Yesterday was quite the milestone for Boeing. About three weeks ago, Boeing invited folks to check out the 1000th Boeing 767 during final assembly. It was a small gathering of people to remember how much the 767 has done for the airline community and looking forward to a possible tanker deal. Yesterday’s event was quite a bit larger and really felt more like a celebration.
Even though the 1000th 767, in All Nippon Airways (ANA) livery, was center stage, the ceremony really honored the past, present and future of workers who have had an impact on the 767. Bus loads of retired Boeing employees, who at one time or another worked on the 767 line, were taken to the factory floor and as the ceremony progressed, current Boeing employees gathered from all around the factory to join in on the event. We were all treated to multiple professional videos showcasing the 767’s past and there was even a 767 song that was surprisingly catchy (trying to work on getting a copy of that still).
This also gave an opportunity to look at the recent 767 production line reconfigurations. While fancy lights shined on the 1000th 767, the much less popular 1001st Boeing 767 looked on. Even though it didn’t get the attention it deserves, the 1001st aircraft will be the first to actually roll off the new 767 line. To create the new line, 8000 yards of concrete were removed, a building was partly cutdown, a new hangar door was installed and 767 tooling was moved around. It was quite the change and leaves the 767 a pathway from the rear of the factory to the front with just five feet of clearance in some areas.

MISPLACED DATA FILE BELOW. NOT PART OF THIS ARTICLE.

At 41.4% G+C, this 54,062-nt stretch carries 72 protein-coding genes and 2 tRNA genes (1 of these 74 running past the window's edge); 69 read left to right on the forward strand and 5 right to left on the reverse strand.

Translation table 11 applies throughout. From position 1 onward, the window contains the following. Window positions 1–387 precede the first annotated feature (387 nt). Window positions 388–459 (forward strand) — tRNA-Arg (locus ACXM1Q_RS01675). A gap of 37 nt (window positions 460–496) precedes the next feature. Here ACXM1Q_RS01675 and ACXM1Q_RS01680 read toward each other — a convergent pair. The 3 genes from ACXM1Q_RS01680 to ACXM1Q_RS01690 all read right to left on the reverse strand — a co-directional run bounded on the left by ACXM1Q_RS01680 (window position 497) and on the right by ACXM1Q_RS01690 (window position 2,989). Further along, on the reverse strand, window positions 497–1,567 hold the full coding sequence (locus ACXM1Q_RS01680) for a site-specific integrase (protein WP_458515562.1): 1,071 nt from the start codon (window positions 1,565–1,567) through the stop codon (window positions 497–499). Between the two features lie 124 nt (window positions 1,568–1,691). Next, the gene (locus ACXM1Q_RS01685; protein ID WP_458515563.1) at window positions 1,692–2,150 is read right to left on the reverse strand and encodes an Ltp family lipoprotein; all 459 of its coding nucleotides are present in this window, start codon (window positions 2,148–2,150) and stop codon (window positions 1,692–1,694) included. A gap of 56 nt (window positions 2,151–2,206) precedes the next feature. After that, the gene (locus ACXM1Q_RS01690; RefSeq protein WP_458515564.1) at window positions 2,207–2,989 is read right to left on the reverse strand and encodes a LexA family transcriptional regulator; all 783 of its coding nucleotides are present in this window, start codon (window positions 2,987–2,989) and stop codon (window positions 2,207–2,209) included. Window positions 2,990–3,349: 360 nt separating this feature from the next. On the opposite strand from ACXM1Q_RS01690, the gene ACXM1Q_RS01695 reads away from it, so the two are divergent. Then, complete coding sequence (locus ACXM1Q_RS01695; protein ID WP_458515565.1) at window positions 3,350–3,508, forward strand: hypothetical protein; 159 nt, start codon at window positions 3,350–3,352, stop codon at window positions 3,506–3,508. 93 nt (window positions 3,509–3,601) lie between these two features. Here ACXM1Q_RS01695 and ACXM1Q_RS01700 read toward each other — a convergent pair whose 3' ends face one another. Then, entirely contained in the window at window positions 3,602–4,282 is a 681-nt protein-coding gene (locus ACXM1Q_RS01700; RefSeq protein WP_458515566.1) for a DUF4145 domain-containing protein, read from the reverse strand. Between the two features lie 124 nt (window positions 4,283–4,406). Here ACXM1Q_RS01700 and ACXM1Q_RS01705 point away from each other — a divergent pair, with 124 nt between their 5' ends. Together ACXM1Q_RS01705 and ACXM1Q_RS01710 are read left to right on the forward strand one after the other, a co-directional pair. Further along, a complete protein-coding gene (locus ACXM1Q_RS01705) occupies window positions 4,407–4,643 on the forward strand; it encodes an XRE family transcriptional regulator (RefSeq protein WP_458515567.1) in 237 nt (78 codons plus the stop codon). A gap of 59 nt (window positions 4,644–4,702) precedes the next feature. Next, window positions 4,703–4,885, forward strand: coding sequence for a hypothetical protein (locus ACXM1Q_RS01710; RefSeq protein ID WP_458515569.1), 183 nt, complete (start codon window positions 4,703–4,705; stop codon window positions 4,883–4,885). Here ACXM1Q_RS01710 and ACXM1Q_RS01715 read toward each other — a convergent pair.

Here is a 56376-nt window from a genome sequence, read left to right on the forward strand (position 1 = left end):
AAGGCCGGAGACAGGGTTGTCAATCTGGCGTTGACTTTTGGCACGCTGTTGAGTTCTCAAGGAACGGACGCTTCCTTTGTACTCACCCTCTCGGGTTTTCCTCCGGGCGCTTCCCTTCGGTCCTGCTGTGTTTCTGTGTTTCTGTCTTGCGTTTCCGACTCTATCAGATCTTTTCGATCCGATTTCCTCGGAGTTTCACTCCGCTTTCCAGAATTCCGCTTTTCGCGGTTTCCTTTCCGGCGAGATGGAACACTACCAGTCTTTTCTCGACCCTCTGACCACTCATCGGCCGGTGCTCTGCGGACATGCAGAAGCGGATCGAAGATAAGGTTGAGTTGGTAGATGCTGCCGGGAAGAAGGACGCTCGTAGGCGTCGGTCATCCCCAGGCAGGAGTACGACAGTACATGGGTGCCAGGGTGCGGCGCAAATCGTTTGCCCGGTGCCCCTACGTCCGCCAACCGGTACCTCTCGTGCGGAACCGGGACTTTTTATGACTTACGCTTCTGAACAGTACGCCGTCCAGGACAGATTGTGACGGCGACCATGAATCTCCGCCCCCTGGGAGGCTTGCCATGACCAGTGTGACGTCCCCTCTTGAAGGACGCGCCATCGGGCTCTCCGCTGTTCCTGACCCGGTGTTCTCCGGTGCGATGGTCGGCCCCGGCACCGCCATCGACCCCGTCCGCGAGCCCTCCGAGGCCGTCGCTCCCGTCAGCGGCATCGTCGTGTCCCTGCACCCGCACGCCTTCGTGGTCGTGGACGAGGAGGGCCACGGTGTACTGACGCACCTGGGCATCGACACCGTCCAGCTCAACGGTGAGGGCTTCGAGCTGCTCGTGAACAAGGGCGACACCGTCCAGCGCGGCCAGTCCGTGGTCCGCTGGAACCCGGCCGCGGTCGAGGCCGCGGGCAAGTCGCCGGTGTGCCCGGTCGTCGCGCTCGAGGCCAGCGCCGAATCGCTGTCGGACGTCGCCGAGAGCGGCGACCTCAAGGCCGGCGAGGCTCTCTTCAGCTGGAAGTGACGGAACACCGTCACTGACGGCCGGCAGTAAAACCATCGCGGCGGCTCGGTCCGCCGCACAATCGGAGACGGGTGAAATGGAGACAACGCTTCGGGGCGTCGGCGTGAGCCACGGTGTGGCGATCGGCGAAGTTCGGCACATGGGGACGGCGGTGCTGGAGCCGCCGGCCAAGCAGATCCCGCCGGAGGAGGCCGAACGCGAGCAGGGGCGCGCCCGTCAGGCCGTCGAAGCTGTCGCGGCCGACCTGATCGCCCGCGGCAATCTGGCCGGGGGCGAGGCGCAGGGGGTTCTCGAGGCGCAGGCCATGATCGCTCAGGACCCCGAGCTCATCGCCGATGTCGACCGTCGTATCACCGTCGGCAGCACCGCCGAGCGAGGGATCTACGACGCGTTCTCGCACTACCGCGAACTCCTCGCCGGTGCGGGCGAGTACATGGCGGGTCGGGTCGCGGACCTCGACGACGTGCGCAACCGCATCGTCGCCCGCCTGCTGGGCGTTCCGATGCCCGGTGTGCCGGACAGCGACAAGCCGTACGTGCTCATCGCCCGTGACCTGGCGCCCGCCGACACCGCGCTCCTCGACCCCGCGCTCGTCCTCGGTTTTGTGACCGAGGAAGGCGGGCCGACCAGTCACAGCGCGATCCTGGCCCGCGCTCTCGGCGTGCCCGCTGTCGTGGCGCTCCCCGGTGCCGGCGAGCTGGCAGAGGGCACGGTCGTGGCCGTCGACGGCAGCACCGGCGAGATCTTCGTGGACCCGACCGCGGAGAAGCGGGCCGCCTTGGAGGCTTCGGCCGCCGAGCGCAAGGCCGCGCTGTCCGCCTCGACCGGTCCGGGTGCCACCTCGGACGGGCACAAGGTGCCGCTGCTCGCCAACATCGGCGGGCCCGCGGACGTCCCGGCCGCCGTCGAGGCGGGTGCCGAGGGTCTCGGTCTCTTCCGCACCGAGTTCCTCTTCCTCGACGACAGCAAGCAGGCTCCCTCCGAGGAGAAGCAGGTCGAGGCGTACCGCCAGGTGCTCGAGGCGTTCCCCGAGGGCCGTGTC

During the event, Jim Albaugh, President and CEO of Boeing Commercial Airplanes, stated he was confident that the Boeing 767 would have a long life ahead of it, even if the tanker deal does not go through. “The 767 is still a very, very efficient airplane. In fact, from a trip standpoint, it’s the most-efficient twin-aisle airplane being manufactured (it’s also the smallest).” Albaugh continued, “And we have quite a number of customers we’re talking to right now about buying this airplane for commercial use. And I think we’ll be here, I hope, in another few years to be talking about the delivery of airplane 2,000.”
This is not to say that Boeing doesn’t have every confidence that the 767 tanker will be chosen. “It’s the best airplane,” Albaugh said. “It’s an airplane that can put more booms in the sky. It’s an airplane that’s much more efficient to operate. It’s an airplane that can forward deploy to all the fields that the Air Force needs it to go to.”
After the ceremony, when Albaugh was asked how the older Boeing 767 will be able to effectively compete with the Airbus A330, he stated that the demand for wide body aircraft will be too great and with recent cost reductions in the aircraft, the 767 can will be a viable competitor. “We have figured out a way to take a lot of cost out of this airplane. And I think now that we’ve worked through that we’re going to have a very competitive offering going forward.” He also talked about the A320neo, the 777 replacement and outsourcing lessons learned on the 787. It’s all good information, but since Aubrey Cohen with the Seattle PI covered those parts so well, I don’t want to re-hash here.
Boeing has put a lot of time and money on the line for the future of the 767. I might not have the positive outlook for the 767’s future, if the tanker deal doesn’t go through, but I would imagine Boeing has looked how to convert the 767 line to produce 787’s if needed. Let’s hope one way or another it all pays off.
Of course you need more eye candy: here are 28 photos of the 1000th 767 event and a video from Boeing showcasing three generations on the 767.
It is interesting (at least to me) to see the different headlines that come from people attending the same event. I find it sort of refreshing. Here are some examples (all good reads btw):
* Boeing’s new 767 line ready to make Air Force tankers by Aubrey Cohen at Seattle PI
* Boeing rolls out 1,000th 767, but all eyes still on tanker deal by Glenn Farley at KING5
* Temporary 787 line in Everett could become more permanent by Michelle Dunlop with The Everett Herald
* Albaugh says Boeing’s 767 can still find customers by Dominic Gates with the Seattle Times
* Boeing Celebrates Completion of 1,000th 767 Jet by NYCAviation